Many clueless Wall Streeters bought sub prime mortgage backed securities because the rating companies, Moody's and Standard and Poor's, gave them AAA ratings. Unfortunately, those AAA ratings had been paid for by the issuer of the securities. "Give my security a AAA rating or I will take my business, and your fee, elsewhere". Naturally the rating agencies issued a lot of AAA ratings that shouldn't have been issued. And even more clueless brokers bought trash on the strength of a AAA rating.
In real life, rating a security is fairly simple, and any real broker ought to do his own rating, just in case the agency rating is phoney. All you have to do is look at the borrower's cash flow and decide if his cash flow is large enough to pay off the security on time.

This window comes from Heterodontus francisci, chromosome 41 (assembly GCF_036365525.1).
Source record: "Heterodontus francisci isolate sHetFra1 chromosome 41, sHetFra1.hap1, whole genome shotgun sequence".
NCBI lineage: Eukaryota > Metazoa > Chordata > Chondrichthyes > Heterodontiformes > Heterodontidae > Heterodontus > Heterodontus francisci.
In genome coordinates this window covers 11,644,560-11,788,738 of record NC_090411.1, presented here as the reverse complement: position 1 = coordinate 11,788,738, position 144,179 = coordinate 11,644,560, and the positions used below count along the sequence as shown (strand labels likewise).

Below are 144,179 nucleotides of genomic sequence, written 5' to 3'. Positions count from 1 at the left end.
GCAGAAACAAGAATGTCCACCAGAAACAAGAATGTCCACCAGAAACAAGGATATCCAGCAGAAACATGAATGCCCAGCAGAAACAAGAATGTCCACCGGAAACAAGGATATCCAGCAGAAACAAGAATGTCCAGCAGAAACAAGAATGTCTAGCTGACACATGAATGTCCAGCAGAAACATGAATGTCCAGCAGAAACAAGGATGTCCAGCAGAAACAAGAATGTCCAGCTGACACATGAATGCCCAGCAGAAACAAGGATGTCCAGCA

Ratings should be based upon cash flow, never upon collateral. In a collateral loan (like a car loan) the borrower pledges to turn over the collateral to the lender if he cannot pay off the loan. Problem with relying upon collateral, is that when times are bad, the value of the collateral falls, in extreme cases the collateral becomes unsalable (worthless).
Lender's should look at cash flow, is this borrower making enough money to pay off the loan. No cash flow, no loan.
And never again believe a rating agency.